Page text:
Most guys just gloss over this part like pushing the line through the hull is no big deal. Remember, aluminum and copper bend! Sometimes pushing this line through the hull is like trying to shove yarn through there! Be careful and take your time - it'll go. If you purchased the 4 feet I recommended, you should have about 6 to 8 inches on both sides (will vary depending on craft, most standups can use 4 feet - measure first if unsure). Use the Marine Tex or JB Weld to hold the line in place. Do not lose patience if it takes two or three applications to get a good bead around the tube strong enough to keep it from moving. I also NEVER trust that stuff to make a perfect seal, so I will run a blob of silicone around the epoxy to keep 'er watertight too. By the way - do this on both the engine compartment AND pump cavity sides of the hard line. Use the tubing cutter to trim the lines down to leave about 3 or 4 inches sticking out.

    1 - Hull drilled
    2 - Line installed, sealed, and trimmed

    Buttoning it back up:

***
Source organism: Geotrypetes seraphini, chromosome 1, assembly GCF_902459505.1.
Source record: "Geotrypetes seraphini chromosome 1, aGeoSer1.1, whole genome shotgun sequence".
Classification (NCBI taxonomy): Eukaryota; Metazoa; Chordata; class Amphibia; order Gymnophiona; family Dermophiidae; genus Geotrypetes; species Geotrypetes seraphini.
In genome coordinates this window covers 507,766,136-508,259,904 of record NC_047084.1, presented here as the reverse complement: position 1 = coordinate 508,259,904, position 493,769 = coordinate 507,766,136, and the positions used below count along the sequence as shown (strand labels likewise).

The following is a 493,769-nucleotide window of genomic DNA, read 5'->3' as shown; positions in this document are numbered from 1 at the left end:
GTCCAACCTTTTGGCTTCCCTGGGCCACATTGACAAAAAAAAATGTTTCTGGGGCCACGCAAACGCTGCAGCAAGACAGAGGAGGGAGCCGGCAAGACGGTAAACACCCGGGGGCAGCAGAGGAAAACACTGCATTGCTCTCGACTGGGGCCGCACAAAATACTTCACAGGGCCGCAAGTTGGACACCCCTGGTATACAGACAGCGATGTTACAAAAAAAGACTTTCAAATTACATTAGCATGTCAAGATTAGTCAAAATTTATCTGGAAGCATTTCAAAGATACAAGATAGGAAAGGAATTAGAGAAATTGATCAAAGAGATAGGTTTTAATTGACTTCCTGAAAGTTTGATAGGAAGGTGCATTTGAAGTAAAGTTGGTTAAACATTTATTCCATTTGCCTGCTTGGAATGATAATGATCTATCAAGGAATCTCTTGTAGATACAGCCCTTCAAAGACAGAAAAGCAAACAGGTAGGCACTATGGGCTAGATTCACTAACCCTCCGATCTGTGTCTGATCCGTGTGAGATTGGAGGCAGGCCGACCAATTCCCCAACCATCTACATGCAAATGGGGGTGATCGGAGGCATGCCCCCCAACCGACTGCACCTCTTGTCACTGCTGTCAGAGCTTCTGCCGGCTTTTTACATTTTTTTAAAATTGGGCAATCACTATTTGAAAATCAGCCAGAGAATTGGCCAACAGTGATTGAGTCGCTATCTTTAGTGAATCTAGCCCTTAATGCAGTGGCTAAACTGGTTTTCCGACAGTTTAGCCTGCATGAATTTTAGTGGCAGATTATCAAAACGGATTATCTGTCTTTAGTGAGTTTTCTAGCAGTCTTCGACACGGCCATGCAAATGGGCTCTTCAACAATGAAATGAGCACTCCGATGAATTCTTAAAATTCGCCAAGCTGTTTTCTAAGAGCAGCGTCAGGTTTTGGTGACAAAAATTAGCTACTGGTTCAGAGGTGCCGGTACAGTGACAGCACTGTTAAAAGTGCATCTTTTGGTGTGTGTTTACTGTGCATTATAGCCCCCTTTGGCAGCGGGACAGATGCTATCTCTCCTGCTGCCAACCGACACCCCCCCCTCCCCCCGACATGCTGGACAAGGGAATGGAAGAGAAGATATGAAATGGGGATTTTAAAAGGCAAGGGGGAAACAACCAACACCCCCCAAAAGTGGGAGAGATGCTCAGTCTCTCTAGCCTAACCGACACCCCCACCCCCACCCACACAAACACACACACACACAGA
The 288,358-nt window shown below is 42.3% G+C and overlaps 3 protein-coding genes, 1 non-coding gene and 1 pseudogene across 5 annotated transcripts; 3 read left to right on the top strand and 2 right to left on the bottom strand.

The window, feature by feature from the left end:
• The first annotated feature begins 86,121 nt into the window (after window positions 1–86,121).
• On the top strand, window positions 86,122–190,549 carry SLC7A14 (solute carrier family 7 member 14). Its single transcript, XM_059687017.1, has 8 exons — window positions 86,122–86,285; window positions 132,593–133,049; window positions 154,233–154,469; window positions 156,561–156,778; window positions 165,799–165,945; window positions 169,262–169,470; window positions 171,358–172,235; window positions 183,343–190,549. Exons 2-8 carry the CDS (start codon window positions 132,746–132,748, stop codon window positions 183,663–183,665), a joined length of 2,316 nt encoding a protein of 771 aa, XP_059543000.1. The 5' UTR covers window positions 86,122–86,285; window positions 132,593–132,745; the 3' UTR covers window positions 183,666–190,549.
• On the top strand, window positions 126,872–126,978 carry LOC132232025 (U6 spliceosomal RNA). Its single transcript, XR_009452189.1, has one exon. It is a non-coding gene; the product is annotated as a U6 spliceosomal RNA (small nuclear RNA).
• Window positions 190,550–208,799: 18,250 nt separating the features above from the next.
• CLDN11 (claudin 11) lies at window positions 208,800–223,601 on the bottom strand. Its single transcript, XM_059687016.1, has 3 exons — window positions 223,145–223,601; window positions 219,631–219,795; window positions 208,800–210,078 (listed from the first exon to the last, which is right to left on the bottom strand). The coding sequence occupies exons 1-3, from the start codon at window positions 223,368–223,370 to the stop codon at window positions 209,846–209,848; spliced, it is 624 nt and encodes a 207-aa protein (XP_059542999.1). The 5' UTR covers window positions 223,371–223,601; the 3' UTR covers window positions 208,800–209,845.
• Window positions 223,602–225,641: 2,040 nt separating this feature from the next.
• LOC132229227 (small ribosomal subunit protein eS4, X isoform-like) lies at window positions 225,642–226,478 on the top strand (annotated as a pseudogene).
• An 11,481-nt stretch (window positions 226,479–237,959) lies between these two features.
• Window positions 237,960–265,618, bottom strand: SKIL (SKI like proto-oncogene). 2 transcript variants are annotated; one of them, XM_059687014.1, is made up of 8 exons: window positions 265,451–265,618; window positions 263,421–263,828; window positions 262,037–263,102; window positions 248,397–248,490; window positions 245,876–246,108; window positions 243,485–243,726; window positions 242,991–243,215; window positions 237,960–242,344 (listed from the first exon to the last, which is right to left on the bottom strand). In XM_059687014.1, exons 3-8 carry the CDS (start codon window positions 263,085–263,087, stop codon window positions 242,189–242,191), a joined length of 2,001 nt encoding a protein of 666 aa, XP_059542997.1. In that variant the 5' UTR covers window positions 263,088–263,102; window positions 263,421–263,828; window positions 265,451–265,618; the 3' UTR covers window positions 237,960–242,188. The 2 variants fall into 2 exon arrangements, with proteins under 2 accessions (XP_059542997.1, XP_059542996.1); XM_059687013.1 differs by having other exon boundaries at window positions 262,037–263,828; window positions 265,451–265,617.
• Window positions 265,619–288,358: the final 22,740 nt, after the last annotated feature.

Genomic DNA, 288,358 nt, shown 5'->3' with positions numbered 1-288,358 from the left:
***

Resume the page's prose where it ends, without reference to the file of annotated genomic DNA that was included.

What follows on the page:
Reinstall all the removed parts using new gaskets, sealers, and whatnot described in your manual. In the pump cavity, you will need to reconnect the original cooling and bilge line, and tighten all hose clamps. Connect the new fitting you installed with the hard line you also installed using a new length of hose and two clamps. Be careful pushing hose on the second line, as you may compromise the strength of the epoxy job you just did - to be sure, lube the hose with soapy water. Finish by installing the ride plate and intake grate.

    The exhaust manifold will get a new length of hose and two hose clamps too - be careful not to manhandle the new cooling line too much.